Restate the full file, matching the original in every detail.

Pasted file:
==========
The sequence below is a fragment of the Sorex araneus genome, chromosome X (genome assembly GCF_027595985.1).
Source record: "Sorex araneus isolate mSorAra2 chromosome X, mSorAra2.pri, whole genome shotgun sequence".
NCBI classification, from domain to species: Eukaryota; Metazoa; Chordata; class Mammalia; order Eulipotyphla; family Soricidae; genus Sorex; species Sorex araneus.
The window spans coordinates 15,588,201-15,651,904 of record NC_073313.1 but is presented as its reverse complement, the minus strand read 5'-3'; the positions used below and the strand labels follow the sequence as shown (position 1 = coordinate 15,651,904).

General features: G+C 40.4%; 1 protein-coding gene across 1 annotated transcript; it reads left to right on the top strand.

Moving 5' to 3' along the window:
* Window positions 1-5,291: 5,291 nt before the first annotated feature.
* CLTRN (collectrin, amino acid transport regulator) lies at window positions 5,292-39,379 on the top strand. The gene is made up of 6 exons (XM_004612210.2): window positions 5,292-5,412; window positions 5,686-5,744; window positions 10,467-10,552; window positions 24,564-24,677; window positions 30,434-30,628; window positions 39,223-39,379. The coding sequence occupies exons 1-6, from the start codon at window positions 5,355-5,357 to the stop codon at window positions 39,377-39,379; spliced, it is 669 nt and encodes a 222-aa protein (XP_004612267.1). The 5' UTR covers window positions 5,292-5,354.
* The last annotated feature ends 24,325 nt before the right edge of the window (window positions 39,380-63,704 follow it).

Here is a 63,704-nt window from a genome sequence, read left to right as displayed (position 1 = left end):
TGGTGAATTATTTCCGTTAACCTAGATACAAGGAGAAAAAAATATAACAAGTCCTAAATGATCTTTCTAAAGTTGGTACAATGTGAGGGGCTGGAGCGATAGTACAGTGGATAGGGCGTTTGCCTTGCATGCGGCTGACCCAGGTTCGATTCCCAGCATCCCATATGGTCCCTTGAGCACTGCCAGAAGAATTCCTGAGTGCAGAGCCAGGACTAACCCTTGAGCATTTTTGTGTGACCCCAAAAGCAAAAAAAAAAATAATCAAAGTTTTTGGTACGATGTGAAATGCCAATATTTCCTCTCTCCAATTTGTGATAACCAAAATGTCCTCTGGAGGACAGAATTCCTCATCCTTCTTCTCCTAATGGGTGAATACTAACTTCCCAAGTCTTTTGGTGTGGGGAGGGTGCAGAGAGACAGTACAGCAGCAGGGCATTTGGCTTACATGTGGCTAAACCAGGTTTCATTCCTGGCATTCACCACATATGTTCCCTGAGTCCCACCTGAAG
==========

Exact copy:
The sequence below is a fragment of the Sorex araneus genome, chromosome X (genome assembly GCF_027595985.1).
Source record: "Sorex araneus isolate mSorAra2 chromosome X, mSorAra2.pri, whole genome shotgun sequence".
NCBI classification, from domain to species: Eukaryota; Metazoa; Chordata; class Mammalia; order Eulipotyphla; family Soricidae; genus Sorex; species Sorex araneus.
The window spans coordinates 15,588,201-15,651,904 of record NC_073313.1 but is presented as its reverse complement, the minus strand read 5'-3'; the positions used below and the strand labels follow the sequence as shown (position 1 = coordinate 15,651,904).

General features: G+C 40.4%; 1 protein-coding gene across 1 annotated transcript; it reads left to right on the top strand.

Moving 5' to 3' along the window:
* Window positions 1-5,291: 5,291 nt before the first annotated feature.
* CLTRN (collectrin, amino acid transport regulator) lies at window positions 5,292-39,379 on the top strand. The gene is made up of 6 exons (XM_004612210.2): window positions 5,292-5,412; window positions 5,686-5,744; window positions 10,467-10,552; window positions 24,564-24,677; window positions 30,434-30,628; window positions 39,223-39,379. The coding sequence occupies exons 1-6, from the start codon at window positions 5,355-5,357 to the stop codon at window positions 39,377-39,379; spliced, it is 669 nt and encodes a 222-aa protein (XP_004612267.1). The 5' UTR covers window positions 5,292-5,354.
* The last annotated feature ends 24,325 nt before the right edge of the window (window positions 39,380-63,704 follow it).

Here is a 63,704-nt window from a genome sequence, read left to right as displayed (position 1 = left end):
TGGTGAATTATTTCCGTTAACCTAGATACAAGGAGAAAAAAATATAACAAGTCCTAAATGATCTTTCTAAAGTTGGTACAATGTGAGGGGCTGGAGCGATAGTACAGTGGATAGGGCGTTTGCCTTGCATGCGGCTGACCCAGGTTCGATTCCCAGCATCCCATATGGTCCCTTGAGCACTGCCAGAAGAATTCCTGAGTGCAGAGCCAGGACTAACCCTTGAGCATTTTTGTGTGACCCCAAAAGCAAAAAAAAAAATAATCAAAGTTTTTGGTACGATGTGAAATGCCAATATTTCCTCTCTCCAATTTGTGATAACCAAAATGTCCTCTGGAGGACAGAATTCCTCATCCTTCTTCTCCTAATGGGTGAATACTAACTTCCCAAGTCTTTTGGTGTGGGGAGGGTGCAGAGAGACAGTACAGCAGCAGGGCATTTGGCTTACATGTGGCTAAACCAGGTTTCATTCCTGGCATTCACCACATATGTTCCCTGAGTCCCACCTGAAG